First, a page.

Israeli chief rabbi accused of corruption


Israel’s Ashkenazi Chief Rabbi Yona Metzger suspended himself on Sunday, three days after he was questioned by police in connection with alleged corruption, fraud, breach of trust, money laundering and acceptance of bribes.

Police believe that he kept the equivalent of tens of thousands of pounds that were meant for non-profit organisations, and that he laundered money through the purchase of properties. He denies the allegations.

“The police are active, that’s a good sign,” said Michael Partem, vice-chairman of public life watchdog the Movement for Quality Government in Israel. “But on the negative side, this and recent scandals, especially with mayors, indicates a pervasive culture of kickbacks and corruption.”

Rabbi Metzger’s Sephardi counterpart was questioned under caution — though not indicted — eight years ago in relation to the kidnapping of a man who had an affair with his daughter.

Rabbi Metzger, who is just weeks away from the end of his ten-year term as Chief Rabbi, was placed under house arrest last Thursday after being called in for ten hours of police questioning.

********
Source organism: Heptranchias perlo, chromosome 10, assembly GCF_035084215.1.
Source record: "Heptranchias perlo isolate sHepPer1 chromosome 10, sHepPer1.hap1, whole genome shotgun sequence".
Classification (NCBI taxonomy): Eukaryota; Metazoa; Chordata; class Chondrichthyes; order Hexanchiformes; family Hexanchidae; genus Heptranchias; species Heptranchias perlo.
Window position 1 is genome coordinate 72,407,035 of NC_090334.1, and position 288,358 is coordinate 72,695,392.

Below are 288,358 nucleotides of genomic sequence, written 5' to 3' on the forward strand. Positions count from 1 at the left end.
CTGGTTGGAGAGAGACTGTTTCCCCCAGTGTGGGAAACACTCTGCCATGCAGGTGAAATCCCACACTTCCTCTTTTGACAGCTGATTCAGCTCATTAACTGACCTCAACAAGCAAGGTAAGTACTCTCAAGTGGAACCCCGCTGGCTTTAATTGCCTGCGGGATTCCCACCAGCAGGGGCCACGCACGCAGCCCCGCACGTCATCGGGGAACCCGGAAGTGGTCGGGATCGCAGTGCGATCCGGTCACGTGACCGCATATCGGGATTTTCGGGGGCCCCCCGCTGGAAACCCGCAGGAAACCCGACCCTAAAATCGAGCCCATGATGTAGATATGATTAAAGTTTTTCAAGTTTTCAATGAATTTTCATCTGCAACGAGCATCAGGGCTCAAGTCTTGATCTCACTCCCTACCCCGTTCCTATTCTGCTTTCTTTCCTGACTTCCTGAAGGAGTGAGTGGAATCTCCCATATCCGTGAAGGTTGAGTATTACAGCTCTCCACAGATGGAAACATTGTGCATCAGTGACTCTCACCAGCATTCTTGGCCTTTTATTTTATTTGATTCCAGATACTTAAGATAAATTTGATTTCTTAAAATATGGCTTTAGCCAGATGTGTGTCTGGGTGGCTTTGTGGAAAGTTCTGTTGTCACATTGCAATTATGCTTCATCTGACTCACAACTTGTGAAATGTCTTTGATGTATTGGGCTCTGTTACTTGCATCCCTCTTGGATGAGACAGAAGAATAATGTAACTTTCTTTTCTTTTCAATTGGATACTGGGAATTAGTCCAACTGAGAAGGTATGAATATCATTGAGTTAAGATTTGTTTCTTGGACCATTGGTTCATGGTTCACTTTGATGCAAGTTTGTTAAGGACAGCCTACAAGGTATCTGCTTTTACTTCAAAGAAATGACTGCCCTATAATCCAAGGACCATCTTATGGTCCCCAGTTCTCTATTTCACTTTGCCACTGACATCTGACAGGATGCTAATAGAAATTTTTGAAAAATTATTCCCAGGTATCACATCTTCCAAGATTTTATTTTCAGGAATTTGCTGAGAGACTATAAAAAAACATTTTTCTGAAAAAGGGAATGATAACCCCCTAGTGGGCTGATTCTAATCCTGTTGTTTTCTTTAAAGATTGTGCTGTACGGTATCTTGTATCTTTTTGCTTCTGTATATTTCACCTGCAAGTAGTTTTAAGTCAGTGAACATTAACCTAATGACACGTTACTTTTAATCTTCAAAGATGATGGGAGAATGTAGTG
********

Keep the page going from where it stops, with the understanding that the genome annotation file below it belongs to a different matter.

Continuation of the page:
Police spokesman Micky Rosenfeld said that there had been an “undercover investigation that has been taking place for several months”.

Mr Rosenfeld confirmed that three of the rabbi’s associates have also been arrested.

The Rabbi Metzger arrest coincides with molestation claims against him, which were published in Maariv last Friday. Four men, two of whom took polygraph tests at the newspaper’s request and passed, alleged abuse in incidents since the 1980s. Rabbi Metzger denies the abuse allegations.

This is not the first police investigation into Rabbi Metzger’s activities. In 2005, he was probed for allegedly receiving freebies from a Jerusalem hotel. Although the case was closed, then-attorney general Menachem Mazuz designated him “unsuited for public office”. He kept his job, however.

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